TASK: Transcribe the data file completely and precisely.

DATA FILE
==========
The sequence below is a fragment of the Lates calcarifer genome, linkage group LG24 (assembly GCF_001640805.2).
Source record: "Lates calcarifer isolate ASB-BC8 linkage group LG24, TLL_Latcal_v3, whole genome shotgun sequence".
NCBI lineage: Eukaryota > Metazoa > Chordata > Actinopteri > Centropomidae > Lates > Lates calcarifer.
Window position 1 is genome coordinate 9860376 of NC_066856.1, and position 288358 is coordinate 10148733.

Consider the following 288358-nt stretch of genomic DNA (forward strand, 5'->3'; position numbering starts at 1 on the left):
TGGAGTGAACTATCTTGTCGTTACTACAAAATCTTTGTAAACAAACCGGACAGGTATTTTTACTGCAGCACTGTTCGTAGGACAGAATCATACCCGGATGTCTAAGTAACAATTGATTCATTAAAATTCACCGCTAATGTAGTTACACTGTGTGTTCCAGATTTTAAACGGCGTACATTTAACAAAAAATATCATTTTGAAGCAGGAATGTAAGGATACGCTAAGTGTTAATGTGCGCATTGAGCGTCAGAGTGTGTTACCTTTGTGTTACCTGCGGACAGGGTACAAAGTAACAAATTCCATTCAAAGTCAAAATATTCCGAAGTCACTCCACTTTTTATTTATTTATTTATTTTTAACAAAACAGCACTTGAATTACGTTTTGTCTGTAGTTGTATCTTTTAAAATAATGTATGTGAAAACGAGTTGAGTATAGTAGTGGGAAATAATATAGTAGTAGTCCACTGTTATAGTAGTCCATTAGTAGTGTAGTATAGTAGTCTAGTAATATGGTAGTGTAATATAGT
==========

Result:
The sequence below is a fragment of the Lates calcarifer genome, linkage group LG24 (assembly GCF_001640805.2).
Source record: "Lates calcarifer isolate ASB-BC8 linkage group LG24, TLL_Latcal_v3, whole genome shotgun sequence".
NCBI lineage: Eukaryota > Metazoa > Chordata > Actinopteri > Centropomidae > Lates > Lates calcarifer.
Window position 1 is genome coordinate 9860376 of NC_066856.1, and position 288358 is coordinate 10148733.

Consider the following 288358-nt stretch of genomic DNA (forward strand, 5'->3'; position numbering starts at 1 on the left):
TGGAGTGAACTATCTTGTCGTTACTACAAAATCTTTGTAAACAAACCGGACAGGTATTTTTACTGCAGCACTGTTCGTAGGACAGAATCATACCCGGATGTCTAAGTAACAATTGATTCATTAAAATTCACCGCTAATGTAGTTACACTGTGTGTTCCAGATTTTAAACGGCGTACATTTAACAAAAAATATCATTTTGAAGCAGGAATGTAAGGATACGCTAAGTGTTAATGTGCGCATTGAGCGTCAGAGTGTGTTACCTTTGTGTTACCTGCGGACAGGGTACAAAGTAACAAATTCCATTCAAAGTCAAAATATTCCGAAGTCACTCCACTTTTTATTTATTTATTTATTTTTAACAAAACAGCACTTGAATTACGTTTTGTCTGTAGTTGTATCTTTTAAAATAATGTATGTGAAAACGAGTTGAGTATAGTAGTGGGAAATAATATAGTAGTAGTCCACTGTTATAGTAGTCCATTAGTAGTGTAGTATAGTAGTCTAGTAATATGGTAGTGTAATATAGT